“In some cases it was a tough choice, a Hopson’s choice or one in which no real good alternatives were offered. I believe that some of the areas, like some of the areas in the 9th Ward, should not be re-developed because they are in a fundamentally risky area; and because of that the people who lived there before the storm, especially those who were renting, had no recourse after Katrina to find an equivalent site back in the city. With regard to the cycle of trauma experience by the city, it was absolutely no doubt that what we saw, what we measured among the children who we were following, is that the children who had been displaced were exhibiting serious emotional distress at levels that were four or five times the norm or the average for the rest of the U.S. population of similar kids — and this was four years after Katrina. It seems pretty clear that the remnants of Katrina are lingering with these kids and that they are having substantial sustained mental health effects. We’ve been funded by the National Institutes of Health, or NIH, to look into the mental health effects on children long-term following the Gulf oil spill. When we initially looked last year, when the oil spill was unfolding, it looked as though it had serious potential mental health consequences of the oil spill because it’s one more trauma, one more insult to the community and it makes it hard for people who are recovering to have to recover both from Katrina and then have the economic impact of the oil spill to deal with as well. With regard to the adults, nearly 40 percent of those that we have followed over a four-year period post-Katrina had serious emotional, behavioral, psychological issues — 40 percent, or almost half of all of the adults we surveyed!”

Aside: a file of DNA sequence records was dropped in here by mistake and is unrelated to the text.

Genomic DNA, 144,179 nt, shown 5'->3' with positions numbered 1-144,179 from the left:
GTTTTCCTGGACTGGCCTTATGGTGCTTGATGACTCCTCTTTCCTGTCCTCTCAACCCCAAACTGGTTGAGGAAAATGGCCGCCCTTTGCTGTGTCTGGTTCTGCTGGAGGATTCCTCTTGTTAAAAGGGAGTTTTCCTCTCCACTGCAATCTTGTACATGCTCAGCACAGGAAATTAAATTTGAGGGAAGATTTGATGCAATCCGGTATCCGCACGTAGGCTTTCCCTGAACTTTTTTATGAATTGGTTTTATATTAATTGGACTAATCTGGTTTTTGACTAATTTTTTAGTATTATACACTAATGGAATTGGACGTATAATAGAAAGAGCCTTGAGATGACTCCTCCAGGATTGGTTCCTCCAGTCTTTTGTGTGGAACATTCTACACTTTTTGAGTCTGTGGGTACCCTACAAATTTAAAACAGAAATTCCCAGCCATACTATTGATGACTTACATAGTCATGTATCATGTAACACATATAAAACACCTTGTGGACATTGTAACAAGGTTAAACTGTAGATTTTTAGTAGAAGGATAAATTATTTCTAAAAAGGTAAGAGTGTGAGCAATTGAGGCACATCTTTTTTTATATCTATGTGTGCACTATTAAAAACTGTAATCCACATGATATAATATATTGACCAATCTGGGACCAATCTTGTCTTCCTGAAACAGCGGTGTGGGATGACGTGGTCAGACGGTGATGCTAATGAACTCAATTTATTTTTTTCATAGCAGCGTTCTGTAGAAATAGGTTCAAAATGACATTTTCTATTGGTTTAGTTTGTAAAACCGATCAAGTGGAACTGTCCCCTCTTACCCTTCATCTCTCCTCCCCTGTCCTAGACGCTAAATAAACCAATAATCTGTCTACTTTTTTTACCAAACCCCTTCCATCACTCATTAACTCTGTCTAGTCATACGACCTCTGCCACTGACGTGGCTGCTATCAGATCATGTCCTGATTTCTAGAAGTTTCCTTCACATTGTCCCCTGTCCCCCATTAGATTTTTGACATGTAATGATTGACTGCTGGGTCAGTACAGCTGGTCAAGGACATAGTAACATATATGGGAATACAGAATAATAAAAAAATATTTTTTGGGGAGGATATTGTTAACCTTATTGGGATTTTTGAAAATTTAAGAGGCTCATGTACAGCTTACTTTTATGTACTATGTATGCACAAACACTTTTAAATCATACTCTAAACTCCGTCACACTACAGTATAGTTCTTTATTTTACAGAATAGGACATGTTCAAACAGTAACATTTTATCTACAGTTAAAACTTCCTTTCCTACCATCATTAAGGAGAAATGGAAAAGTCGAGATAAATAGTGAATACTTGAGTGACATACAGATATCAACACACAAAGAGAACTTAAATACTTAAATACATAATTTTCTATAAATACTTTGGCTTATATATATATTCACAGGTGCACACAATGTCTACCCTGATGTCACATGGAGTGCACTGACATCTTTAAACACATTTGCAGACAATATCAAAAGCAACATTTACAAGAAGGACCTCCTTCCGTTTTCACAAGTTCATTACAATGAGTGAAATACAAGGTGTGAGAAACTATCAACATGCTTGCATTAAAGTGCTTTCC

Dr. Abramson received his Ph.D. in Public Health from Columbia University and is currently Professor of Clinical of Sociomedical Sciences at Columbia University, as well as, Columbia University’s Mailman’s School of Public Health, Director of Research for the National Center for Disaster Preparedness. He is the lead researcher for the Gulf Coast Child & Family Health Five Year Study following the displacement, health, and recovery among 1,074 randomly sampled households displaced or greatly impacted by Hurricane Katrina in Louisiana and Mississippi. He is also the co-author of “The Prevalence and Predictors of Mental Health Distress Post-Katrina: Findings from the Gulf Coast Child and Family Health Study” and “On the Edge: Children and Families Displaced by Hurricanes Katrina and Rita Face a Looming Medical and Mental Health Crisis.”
This article originally published in the August 29, 2011 print edition of The Louisiana Weekly newspaper.